Grade: 


#68 - ZOMBI 3 (1988)
Lucio Fulci / Bruno Mattei

Revolving door protagonists. Wall-to-wall action and gore. Cut-rate Filipino zombies. A slo-mo end death scene straight out of Platoon. This is Fulci's scattered, confused version of Day of the Dead (i.e., militarized zombies) handed off to Bruno Mattei after a liver tumor or second bout of hepatitis (there are conflicting reports) made him unable to complete it. As expected, it's not nearly the caliber of its Romero rip-off predecessor Zombi 2. But I'd rather watch this on repeat than even the best episode of The Walking Dead. Scotch-taped together by two directors though it may be, Zombi 3 at least knows how to skip the bland, overly earnest dialogue and cut to the chase.

Grade: 


#69 - TOUCH OF DEATH (1988)
Lucio Fulci

Aging Lothario Lester Parson (Brett Halsey, again) spends his days wooing rich, homely widows, turning them into hamburger meat, then disposing their bodies and taking their jewels/cash to pay off his gambling debts. He spends his evenings watching the nightly news to make sure he's not the top story. He occasionally hears his own voice taunting him on dual cassette recorders and suspects he has a double trying to foul his schemes. But his foil eventually comes in the form of a younger widow, a real looker except for the fact that she possesses the crustiest harelip/herpes sore in all of cinema history. This made-for-Italian TV quickie is Fulci in his late career gore n' gags dark comedy mode. It's fun in spots, a bit tedious in others, like an extended, explicit Twilight Zone episode or a hastily lensed knock-off of Bava's Hatchet for the Honeymoon. Touch this flick (and that lip) at your own risk!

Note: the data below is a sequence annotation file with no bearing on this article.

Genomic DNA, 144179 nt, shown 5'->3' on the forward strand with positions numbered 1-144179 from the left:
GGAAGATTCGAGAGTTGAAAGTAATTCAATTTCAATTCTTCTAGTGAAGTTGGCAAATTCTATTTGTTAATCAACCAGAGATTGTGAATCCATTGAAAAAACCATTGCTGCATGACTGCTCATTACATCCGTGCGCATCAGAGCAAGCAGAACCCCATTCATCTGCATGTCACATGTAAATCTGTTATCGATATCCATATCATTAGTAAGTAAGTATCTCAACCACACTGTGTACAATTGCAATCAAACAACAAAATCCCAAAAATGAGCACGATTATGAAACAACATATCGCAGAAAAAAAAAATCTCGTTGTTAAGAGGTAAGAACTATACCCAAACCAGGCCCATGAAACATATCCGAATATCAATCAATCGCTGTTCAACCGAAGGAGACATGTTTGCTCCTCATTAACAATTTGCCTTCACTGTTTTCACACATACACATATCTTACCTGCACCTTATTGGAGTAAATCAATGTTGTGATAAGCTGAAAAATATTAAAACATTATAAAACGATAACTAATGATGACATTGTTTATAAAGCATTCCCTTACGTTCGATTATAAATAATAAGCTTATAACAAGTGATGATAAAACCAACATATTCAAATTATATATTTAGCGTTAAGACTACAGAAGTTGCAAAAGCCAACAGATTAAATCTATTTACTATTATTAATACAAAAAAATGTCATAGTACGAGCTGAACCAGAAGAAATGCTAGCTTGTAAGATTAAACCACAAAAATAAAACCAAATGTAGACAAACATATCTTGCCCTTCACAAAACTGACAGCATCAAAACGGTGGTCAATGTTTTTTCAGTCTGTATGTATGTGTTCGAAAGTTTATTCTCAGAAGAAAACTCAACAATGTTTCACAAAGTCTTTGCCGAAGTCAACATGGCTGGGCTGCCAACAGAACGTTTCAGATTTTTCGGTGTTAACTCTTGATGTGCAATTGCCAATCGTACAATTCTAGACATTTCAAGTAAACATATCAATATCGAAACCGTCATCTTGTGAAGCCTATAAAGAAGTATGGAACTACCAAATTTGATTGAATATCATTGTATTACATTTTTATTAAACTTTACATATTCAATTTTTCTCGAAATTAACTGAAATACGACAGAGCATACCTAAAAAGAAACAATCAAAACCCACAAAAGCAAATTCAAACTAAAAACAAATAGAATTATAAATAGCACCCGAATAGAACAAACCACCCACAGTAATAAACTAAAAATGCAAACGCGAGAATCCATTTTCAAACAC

Grade: 


#70 - SODOMA'S GHOST (1988)
Lucio Fulci